Shipboard

Raytheon continues to support on-board DBR radar as service transitions to less expensive EASR radar

WASHINGTON- On-board radar experts at Raytheon Technologies Corp. will continue to support an expensive surface search radar system for large US Navy warships until a suitable replacement comes online, under the terms of a $19.1 million order. dollars announced on Friday.

Naval Sea Systems Command Washington officials request the Raytheon Missiles & Defense segment in Tewksbury, Mass., for design agent engineering efforts in support of the Dual Band Radar (DBR) program.

The Navy’s DBR dual-band radar combines the advantages of S-band and X-band radar capabilities for a range of environments, while its open-architecture software design enables automatic operation with minimal human intervention.

Related: Navy seeks to double funding for advanced above-water sensor shipboard radar research

S-band VSR radar arrays, built by Lockheed Martin, are integrated with Raytheon’s SPY-3 X-band multifunction radar to form the advanced DBR, which was tested in 2009 at the Navy’s Technical Test Center at Wallops Island, in Virginia.

Initial DBR installations were aboard the Navy’s Zumwalt-class land-attack destroyer and Ford-class aircraft carriers. In 2016, the DBR was discontinued after being installed only on the USS Gerald R. Ford aircraft carrier because the DBR was considered too expensive and possibly too many radars relative to the carrier’s needs.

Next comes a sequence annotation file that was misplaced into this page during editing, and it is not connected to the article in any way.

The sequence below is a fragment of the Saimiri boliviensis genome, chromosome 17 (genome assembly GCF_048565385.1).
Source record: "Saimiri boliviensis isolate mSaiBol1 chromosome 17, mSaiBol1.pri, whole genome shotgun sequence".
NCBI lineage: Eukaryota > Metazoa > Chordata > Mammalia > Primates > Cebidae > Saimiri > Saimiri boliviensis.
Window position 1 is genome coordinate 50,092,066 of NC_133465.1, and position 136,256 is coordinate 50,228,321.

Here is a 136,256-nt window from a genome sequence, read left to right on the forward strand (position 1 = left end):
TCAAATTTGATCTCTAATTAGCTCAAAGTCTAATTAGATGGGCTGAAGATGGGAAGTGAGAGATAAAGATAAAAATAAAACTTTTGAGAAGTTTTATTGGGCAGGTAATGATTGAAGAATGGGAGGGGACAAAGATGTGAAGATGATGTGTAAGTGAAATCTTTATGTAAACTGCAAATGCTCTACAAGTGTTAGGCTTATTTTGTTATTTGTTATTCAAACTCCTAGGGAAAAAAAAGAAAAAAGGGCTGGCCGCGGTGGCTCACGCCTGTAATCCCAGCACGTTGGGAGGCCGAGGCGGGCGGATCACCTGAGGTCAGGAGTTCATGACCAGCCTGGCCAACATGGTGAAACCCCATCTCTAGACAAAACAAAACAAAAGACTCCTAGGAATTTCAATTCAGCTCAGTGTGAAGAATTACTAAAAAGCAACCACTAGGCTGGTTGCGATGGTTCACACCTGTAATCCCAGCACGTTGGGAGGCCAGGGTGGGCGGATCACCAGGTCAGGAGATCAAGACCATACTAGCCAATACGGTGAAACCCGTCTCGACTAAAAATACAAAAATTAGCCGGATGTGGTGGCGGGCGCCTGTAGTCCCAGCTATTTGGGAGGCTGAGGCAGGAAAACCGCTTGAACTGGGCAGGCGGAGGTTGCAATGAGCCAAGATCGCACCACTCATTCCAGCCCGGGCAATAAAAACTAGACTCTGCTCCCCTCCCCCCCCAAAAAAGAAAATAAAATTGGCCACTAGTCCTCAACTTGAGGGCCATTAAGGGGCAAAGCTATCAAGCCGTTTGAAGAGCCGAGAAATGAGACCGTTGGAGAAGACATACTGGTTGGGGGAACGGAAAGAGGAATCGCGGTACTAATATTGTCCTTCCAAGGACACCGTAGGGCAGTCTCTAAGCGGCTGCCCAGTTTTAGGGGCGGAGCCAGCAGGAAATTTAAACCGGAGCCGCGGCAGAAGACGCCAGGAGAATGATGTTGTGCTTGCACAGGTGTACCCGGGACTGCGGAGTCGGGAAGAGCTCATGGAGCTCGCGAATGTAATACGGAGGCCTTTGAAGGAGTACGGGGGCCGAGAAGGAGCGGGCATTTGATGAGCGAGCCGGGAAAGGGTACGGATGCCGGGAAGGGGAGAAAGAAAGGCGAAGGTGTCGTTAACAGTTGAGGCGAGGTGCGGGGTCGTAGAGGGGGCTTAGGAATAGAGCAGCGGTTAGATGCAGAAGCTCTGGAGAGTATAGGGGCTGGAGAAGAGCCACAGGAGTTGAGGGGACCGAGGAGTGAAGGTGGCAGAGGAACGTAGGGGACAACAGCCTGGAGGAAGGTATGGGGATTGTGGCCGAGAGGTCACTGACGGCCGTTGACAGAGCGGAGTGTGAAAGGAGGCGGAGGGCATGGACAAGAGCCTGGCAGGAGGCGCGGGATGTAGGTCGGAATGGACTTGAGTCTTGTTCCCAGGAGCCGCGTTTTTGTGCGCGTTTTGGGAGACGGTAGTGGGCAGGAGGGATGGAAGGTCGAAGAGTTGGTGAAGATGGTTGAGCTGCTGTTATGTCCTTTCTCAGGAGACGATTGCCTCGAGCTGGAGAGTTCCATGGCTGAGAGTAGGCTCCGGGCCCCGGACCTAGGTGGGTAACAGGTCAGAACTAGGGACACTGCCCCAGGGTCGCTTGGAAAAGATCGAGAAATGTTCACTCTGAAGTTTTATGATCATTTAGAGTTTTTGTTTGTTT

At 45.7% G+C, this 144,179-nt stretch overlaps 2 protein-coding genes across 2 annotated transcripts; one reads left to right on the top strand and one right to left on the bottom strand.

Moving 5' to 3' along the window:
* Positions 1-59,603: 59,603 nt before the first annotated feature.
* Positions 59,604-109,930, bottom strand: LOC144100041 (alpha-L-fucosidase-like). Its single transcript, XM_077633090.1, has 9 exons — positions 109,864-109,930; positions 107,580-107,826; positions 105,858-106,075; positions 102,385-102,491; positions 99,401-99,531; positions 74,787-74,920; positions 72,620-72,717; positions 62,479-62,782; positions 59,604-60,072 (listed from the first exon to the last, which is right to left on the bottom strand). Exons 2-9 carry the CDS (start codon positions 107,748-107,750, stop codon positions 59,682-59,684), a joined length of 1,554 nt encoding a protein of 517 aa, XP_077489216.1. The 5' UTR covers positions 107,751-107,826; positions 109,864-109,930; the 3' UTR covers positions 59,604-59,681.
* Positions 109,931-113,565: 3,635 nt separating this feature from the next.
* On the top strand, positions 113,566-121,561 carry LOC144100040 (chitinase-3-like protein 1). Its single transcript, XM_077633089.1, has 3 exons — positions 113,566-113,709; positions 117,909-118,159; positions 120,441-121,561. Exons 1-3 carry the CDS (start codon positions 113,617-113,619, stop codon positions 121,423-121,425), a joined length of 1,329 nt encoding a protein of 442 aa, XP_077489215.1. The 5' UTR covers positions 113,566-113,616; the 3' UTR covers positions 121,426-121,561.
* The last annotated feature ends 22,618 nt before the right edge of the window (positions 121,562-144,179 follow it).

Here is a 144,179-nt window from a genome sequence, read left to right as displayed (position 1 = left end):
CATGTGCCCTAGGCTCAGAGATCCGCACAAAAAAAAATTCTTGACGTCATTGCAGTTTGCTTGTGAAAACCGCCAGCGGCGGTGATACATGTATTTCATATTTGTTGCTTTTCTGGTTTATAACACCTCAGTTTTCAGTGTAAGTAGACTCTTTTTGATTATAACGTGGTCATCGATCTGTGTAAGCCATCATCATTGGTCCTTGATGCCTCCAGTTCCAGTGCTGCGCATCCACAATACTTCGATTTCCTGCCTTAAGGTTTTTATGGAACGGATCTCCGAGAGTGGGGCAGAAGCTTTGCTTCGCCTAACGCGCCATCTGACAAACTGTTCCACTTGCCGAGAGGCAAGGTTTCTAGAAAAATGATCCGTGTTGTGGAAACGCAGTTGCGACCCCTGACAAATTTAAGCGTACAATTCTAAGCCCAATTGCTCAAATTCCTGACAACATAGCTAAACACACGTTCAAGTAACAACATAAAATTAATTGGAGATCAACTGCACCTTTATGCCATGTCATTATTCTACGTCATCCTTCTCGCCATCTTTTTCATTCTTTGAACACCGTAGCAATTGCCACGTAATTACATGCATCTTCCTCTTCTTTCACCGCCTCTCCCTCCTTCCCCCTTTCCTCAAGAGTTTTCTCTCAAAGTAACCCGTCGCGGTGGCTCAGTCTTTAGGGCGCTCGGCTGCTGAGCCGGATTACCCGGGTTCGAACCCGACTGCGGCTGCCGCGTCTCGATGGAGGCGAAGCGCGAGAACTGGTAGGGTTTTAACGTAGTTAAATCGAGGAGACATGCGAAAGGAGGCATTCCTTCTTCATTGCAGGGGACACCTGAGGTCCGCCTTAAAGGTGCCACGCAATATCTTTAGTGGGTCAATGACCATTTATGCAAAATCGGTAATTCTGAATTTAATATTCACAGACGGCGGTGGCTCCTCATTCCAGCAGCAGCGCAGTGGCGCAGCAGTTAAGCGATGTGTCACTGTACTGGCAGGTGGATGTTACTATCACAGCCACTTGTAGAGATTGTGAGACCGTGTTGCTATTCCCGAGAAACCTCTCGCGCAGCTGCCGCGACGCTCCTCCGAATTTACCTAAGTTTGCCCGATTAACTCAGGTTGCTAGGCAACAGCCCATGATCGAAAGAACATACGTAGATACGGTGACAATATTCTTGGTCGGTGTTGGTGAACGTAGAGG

In 2016, Navy officials decided to replace DBR aboard aircraft carriers and other large surface warfare vessels with the more cost-effective Raytheon Enterprise Air Surveillance Radar (EASR).

Related: Raytheon to Build New Navy EASR Shipboard Radar for Aircraft Carriers and Other Large Ships

The EASR will be installed on the aircraft carrier USS John F. Kennedy – the second Ford-class ship – to replace the derelict DBR. The America-class amphibious assault ship USS Bougainville (LHA 8), under construction in Pascagoula, Mississippi, is expected to be the first ship to take the EASR to sea.

In the meantime, however, Navy officials still need to maintain the few DBR systems that are operational, hence this order to Raytheon for engineering services.

On this order, Raytheon will carry out the work at Tewksbury and Marlborough, Mass; Norfolk and Chesapeake, Virginia; San Diego; and Portsmouth, RI, and is expected to be completed by June 2022. For more information, contact Raytheon Missiles & Defense online at www.raytheonmissilesanddefense.com, or Naval Sea Systems Command at www.navsea.navy.mil.